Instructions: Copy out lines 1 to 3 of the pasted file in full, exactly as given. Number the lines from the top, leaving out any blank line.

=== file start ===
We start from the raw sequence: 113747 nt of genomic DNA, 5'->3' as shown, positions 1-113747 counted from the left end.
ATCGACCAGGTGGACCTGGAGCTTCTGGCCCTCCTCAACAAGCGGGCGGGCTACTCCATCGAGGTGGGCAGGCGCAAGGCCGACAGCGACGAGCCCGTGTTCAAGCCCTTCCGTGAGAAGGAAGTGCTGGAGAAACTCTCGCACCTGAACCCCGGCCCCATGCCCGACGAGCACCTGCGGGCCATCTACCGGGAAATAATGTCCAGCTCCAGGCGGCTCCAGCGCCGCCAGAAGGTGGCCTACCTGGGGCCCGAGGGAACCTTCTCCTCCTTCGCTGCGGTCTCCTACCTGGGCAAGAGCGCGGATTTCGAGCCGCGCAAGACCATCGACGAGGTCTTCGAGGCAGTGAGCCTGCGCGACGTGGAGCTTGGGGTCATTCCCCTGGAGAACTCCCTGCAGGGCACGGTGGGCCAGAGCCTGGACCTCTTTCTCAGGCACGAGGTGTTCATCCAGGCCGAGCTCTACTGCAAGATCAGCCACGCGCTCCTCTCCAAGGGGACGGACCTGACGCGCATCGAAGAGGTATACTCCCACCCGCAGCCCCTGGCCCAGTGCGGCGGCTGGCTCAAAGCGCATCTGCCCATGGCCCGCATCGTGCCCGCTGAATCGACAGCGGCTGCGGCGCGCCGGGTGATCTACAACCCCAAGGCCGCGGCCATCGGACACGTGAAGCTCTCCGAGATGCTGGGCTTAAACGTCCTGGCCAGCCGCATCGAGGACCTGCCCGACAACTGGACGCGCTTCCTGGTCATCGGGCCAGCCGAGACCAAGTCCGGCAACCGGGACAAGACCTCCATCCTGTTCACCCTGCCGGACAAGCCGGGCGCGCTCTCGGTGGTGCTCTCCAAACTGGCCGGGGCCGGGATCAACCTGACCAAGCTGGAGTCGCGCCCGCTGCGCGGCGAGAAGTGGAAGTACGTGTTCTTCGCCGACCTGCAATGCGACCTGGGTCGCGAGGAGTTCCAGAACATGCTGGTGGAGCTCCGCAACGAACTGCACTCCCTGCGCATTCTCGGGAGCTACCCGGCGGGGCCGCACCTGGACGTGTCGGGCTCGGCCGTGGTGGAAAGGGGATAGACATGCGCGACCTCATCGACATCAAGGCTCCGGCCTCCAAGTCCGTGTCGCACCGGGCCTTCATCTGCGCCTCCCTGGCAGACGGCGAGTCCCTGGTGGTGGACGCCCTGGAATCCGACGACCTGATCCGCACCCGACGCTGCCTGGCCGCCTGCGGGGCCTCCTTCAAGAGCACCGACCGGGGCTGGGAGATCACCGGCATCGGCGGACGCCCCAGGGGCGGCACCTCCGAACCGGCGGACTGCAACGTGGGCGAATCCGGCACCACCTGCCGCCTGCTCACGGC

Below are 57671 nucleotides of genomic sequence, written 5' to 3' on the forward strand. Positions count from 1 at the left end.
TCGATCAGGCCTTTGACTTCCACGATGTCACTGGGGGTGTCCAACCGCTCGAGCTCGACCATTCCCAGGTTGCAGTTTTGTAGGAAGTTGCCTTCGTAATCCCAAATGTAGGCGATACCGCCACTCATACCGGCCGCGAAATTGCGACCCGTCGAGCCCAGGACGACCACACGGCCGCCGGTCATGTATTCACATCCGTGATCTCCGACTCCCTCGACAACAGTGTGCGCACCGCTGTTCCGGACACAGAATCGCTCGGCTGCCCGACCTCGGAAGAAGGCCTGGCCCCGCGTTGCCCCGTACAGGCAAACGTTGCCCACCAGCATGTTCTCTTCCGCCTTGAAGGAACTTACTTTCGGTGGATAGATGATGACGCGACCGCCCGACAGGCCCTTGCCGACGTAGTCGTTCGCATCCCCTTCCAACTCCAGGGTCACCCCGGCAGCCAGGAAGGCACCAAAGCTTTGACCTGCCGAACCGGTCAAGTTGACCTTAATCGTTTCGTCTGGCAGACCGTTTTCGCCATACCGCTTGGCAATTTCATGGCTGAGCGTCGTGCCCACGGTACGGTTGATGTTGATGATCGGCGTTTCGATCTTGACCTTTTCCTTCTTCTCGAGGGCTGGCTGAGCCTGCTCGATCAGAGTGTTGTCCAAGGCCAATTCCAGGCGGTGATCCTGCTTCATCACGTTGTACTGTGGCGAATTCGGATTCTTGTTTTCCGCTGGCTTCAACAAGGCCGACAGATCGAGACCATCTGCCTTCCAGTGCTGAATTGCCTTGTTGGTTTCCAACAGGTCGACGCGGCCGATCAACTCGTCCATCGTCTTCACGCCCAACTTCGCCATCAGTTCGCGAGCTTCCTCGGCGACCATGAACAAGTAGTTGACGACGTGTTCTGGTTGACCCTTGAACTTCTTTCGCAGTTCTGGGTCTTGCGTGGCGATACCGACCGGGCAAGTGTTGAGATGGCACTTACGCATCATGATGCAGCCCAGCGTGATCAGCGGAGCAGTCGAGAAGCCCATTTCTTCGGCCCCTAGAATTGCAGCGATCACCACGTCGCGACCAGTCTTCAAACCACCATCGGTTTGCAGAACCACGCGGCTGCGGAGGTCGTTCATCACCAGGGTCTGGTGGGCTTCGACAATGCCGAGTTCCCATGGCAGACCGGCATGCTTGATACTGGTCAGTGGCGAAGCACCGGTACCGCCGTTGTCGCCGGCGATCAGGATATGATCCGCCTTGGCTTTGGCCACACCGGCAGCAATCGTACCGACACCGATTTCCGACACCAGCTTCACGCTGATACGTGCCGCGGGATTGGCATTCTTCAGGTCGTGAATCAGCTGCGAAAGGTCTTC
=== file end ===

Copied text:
We start from the raw sequence: 113747 nt of genomic DNA, 5'->3' as shown, positions 1-113747 counted from the left end.
ATCGACCAGGTGGACCTGGAGCTTCTGGCCCTCCTCAACAAGCGGGCGGGCTACTCCATCGAGGTGGGCAGGCGCAAGGCCGACAGCGACGAGCCCGTGTTCAAGCCCTTCCGTGAGAAGGAAGTGCTGGAGAAACTCTCGCACCTGAACCCCGGCCCCATGCCCGACGAGCACCTGCGGGCCATCTACCGGGAAATAATGTCCAGCTCCAGGCGGCTCCAGCGCCGCCAGAAGGTGGCCTACCTGGGGCCCGAGGGAACCTTCTCCTCCTTCGCTGCGGTCTCCTACCTGGGCAAGAGCGCGGATTTCGAGCCGCGCAAGACCATCGACGAGGTCTTCGAGGCAGTGAGCCTGCGCGACGTGGAGCTTGGGGTCATTCCCCTGGAGAACTCCCTGCAGGGCACGGTGGGCCAGAGCCTGGACCTCTTTCTCAGGCACGAGGTGTTCATCCAGGCCGAGCTCTACTGCAAGATCAGCCACGCGCTCCTCTCCAAGGGGACGGACCTGACGCGCATCGAAGAGGTATACTCCCACCCGCAGCCCCTGGCCCAGTGCGGCGGCTGGCTCAAAGCGCATCTGCCCATGGCCCGCATCGTGCCCGCTGAATCGACAGCGGCTGCGGCGCGCCGGGTGATCTACAACCCCAAGGCCGCGGCCATCGGACACGTGAAGCTCTCCGAGATGCTGGGCTTAAACGTCCTGGCCAGCCGCATCGAGGACCTGCCCGACAACTGGACGCGCTTCCTGGTCATCGGGCCAGCCGAGACCAAGTCCGGCAACCGGGACAAGACCTCCATCCTGTTCACCCTGCCGGACAAGCCGGGCGCGCTCTCGGTGGTGCTCTCCAAACTGGCCGGGGCCGGGATCAACCTGACCAAGCTGGAGTCGCGCCCGCTGCGCGGCGAGAAGTGGAAGTACGTGTTCTTCGCCGACCTGCAATGCGACCTGGGTCGCGAGGAGTTCCAGAACATGCTGGTGGAGCTCCGCAACGAACTGCACTCCCTGCGCATTCTCGGGAGCTACCCGGCGGGGCCGCACCTGGACGTGTCGGGCTCGGCCGTGGTGGAAAGGGGATAGACATGCGCGACCTCATCGACATCAAGGCTCCGGCCTCCAAGTCCGTGTCGCACCGGGCCTTCATCTGCGCCTCCCTGGCAGACGGCGAGTCCCTGGTGGTGGACGCCCTGGAATCCGACGACCTGATCCGCACCCGACGCTGCCTGGCCGCCTGCGGGGCCTCCTTCAAGAGCACCGACCGGGGCTGGGAGATCACCGGCATCGGCGGACGCCCCAGGGGCGGCACCTCCGAACCGGCGGACTGCAACGTGGGCGAATCCGGCACCACCTGCCGCCTGCTCACGGC

Below are 57671 nucleotides of genomic sequence, written 5' to 3' on the forward strand. Positions count from 1 at the left end.